Both Halloween and Nerdoween have come to a close, and today, I’m kicking the Toy Chest into newish old-school territory. DC‘s iconic trinity of Superman, Wonder Woman, and Batman have been on my mind a fair bit lately, owing both to the upcoming Batman v Superman film, as well as CBS‘s brand new Supergirl television series. The three have remained so popular since their respective debuts more than 70 years ago that each can regularly be found on bestselling Halloween costume lists year after year.
With DC’s New 52 initiative a few years back that saw their entire line of comics relaunched, some new design tweaks were introduced to Clark, Diana, and Bruce’s popular costumes. Diana’s remained largely unchanged, save for swapping out her gold armor accents for a motif of all-silver. Both Superman and Batman lost the brief/speedo/underoos component to their costumes, with each opting for solid-colored pants. Artist and DC Co-Publisher Jim Lee oversaw the New 52 redesigns for the Justice League and the following figures are based on those designs.
Released by DC Collectibles, the Trinity War three-pack (named after a New 52 arc that saw crossovers between Justice League, Justice League of America, and Justice League Dark) contains slightly variant versions of existing New 52 figures. The Superman figure has 11 points of articulation (just like the other two) and is painted with a more metallic glossy blue than his prior matte blue version. The cape is attached at two points, just above the iconic “S” symbol, and is made of a more rubberized malleable plastic which allows for some dynamic poses. Both of Clark’s fists are closed, and the articulation in each bicep makes the classic hands-on-the-hips namesake “Superman pose” possible. There’s not as much forward range of motion in the hip joints as there is in the reverse angle, due largely to the mold of the torso and belt.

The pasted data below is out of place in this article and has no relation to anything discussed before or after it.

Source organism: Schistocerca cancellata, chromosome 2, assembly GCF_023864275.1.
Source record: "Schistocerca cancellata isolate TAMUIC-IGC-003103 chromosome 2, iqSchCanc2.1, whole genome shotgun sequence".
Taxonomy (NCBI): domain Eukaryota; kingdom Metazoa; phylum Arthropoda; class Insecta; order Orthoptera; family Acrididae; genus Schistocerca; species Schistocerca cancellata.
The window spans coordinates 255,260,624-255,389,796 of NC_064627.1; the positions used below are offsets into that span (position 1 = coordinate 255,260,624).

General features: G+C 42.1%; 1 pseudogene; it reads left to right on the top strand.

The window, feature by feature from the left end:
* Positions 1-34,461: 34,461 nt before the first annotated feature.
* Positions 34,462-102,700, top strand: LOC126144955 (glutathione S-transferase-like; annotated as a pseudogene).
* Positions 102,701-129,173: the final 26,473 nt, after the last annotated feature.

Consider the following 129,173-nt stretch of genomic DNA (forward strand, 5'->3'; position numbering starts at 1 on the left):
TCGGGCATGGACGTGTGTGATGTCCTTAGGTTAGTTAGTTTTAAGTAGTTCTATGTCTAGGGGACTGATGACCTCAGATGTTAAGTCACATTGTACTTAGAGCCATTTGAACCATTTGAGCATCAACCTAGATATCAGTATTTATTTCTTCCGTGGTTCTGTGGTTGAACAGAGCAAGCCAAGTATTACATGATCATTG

Wonder Woman’s articulation follows the same layout as Clark’s and Bruce’s. Two knee joints, two hip joints, two elbow joints, two bicep joints, two shoulder joints, and a neck joint. Diana’s hair mold makes her range of motion slightly more difficult than Clark’s. Where Superman’s arm articulation allowed for his namesake pose, Wonder Woman’s articulation allows her arms to fall into her recognizable gauntlet bullet deflecting pose. She has a non-detachable Lasso of Truth molded onto her right hip, and that Lasso marks the only “weapon” included in the set. Her left hand is molded with a closed grasp that would allow for a sword from another set to be inserted.
Batman’s cape is made from the same material as Superman’s, but the length of it makes the Batman figure the easiest of the three to stand upright. Each of the three are very well balanced, and have no issues with top-heavy weight, but Batman’s cape allows the figure to withstand very minor knock-backs and remain standing. Batman does not have an iconic pose in the same way the other two do, as his iconography has been more tied to his night sky silhouettes, but his articulation follows the same eleven points as the other two. Batman’s head has the lowest range of motion of the three, but then, Batman’s cowl has never been a paragon of flexibility. The mold of his right hand is closed into a fist, while the left is open with each finger individually extended. The most impressive molding of the three is on the Batman figure, with the fingers and the three blades on each glove. The plastic used for the blades is flexible rather than rigid, so as to deter any unwanted breaking, but I still wouldn’t recommend too much pressure, as each has a very small base and DIY reattachment would be a pain if you don’t have a hobby sculpting repair kit handy.
Toy News Round-Up
Here are the best bits of collectible news from the last week!